“Code::Blocks project files”, and then select the .cbp file pertaining to your
program. Press Open when done.
The project has reopened. You can get more space to see your program, if you
close the Messages window. Pressing F2 toggles the display of the messages. The
Messages window has been turned off for the remainder of this tutorial, to allow
more space to be visible on the screen.
Note: You may also open a project directly from Windows Explorer / File browser
under Linux by double-clicking on the file with the .cbp extension.
M. Joldoș
C.S. Dept – T.U.Cluj
How to use CodeBlocks IDE for Computer Programming Laboratory Sessions
Debugging a Program
As your programs become more complicated, there will be a need to trace the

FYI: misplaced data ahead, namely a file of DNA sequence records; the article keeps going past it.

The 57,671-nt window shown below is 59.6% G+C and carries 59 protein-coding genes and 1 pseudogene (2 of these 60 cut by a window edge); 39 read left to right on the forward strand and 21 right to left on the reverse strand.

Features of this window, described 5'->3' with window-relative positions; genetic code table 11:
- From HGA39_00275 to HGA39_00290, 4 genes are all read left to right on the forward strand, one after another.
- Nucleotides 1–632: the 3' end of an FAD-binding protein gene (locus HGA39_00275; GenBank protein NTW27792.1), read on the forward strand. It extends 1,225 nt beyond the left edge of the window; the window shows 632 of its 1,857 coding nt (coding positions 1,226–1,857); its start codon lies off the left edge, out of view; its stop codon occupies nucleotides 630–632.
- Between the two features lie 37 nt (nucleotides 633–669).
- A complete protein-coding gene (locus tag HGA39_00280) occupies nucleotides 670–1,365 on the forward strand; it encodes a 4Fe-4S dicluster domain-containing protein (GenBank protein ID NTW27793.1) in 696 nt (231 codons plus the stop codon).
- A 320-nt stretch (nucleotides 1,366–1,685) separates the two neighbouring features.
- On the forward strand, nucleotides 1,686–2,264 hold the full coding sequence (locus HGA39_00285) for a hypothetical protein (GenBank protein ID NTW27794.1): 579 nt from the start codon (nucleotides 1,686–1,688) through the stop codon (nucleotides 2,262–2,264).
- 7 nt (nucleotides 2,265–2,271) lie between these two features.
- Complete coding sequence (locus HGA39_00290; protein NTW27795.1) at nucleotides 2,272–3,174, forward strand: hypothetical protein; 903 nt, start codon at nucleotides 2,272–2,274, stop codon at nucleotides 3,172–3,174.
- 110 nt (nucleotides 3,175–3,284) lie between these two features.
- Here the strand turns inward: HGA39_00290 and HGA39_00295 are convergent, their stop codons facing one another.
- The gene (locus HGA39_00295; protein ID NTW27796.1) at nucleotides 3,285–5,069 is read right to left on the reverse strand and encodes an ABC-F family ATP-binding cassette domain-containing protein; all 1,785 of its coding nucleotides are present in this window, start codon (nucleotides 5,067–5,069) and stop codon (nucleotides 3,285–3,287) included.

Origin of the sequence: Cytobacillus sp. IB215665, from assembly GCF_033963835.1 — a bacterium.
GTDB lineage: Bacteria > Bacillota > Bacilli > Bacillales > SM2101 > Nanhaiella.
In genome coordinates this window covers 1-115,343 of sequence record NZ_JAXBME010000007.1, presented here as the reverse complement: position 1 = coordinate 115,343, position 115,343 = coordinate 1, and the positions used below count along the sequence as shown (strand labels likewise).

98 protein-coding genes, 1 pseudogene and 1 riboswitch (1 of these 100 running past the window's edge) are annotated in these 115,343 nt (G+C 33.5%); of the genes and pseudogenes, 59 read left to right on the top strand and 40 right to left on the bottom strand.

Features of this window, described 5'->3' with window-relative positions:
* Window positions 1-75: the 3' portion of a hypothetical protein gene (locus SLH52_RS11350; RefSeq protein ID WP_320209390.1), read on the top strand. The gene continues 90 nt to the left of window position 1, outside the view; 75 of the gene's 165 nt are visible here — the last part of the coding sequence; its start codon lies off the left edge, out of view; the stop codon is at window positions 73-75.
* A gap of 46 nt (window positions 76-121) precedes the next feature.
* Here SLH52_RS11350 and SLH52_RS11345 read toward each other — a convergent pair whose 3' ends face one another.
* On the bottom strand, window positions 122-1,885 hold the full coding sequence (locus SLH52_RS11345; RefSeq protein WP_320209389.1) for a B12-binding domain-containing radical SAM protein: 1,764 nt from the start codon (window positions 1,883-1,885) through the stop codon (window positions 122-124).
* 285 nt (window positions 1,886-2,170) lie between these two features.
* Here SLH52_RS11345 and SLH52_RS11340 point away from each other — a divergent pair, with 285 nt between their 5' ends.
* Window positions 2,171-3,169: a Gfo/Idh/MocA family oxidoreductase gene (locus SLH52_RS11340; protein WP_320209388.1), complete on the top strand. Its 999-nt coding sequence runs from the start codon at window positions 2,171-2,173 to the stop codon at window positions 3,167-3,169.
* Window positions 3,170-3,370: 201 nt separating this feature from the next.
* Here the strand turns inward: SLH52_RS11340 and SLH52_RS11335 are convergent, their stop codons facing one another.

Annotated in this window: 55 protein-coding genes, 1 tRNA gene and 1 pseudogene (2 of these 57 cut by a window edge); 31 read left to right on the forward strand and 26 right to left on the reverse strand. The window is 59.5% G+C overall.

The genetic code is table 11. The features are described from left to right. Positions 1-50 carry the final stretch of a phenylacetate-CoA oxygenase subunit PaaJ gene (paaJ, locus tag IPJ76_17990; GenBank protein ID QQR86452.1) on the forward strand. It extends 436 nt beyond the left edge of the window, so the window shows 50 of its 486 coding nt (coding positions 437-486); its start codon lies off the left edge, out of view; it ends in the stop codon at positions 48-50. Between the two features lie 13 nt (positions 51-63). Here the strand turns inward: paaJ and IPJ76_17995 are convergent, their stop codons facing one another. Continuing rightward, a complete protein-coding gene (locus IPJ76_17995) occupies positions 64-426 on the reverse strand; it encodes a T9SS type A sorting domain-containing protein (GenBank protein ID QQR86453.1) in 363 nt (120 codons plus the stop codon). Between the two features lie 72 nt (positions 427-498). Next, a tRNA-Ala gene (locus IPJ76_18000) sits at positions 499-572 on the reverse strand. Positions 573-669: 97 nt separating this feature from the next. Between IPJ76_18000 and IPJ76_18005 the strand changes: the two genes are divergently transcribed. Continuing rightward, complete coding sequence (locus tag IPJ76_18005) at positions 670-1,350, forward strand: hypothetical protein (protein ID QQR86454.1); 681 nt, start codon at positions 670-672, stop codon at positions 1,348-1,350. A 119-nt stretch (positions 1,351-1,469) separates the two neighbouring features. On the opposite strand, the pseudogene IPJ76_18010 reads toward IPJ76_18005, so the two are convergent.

program execution step by step or place break points where you wish the program
to pause. This is where a debugger is utilized. A debugger can pause your
program and you can watch the values of the variables that you have defined.
Illustration 18 shows a sample program that can be traced “line by line” while
watching what happens as each line of code is executed.
Illustration 17: Sample program to debug
First, it is necessary to
This is done by using the
use shortcut key F4). The
wish to start the tracing
M. Joldoș
set a place in the code to have the program pause.
Debug pull-down menu and clicking on Run to Cursor (or
cursor should be over the first line of code where you
process. This starts the debugging process.
C.S. Dept – T.U.Cluj
How to use CodeBlocks IDE for Computer Programming Laboratory Sessions
The program will generate a blank window. It is blank, since that program has
yet to execute any line that displays something.
To watch certain variables during the execution of the program, you should open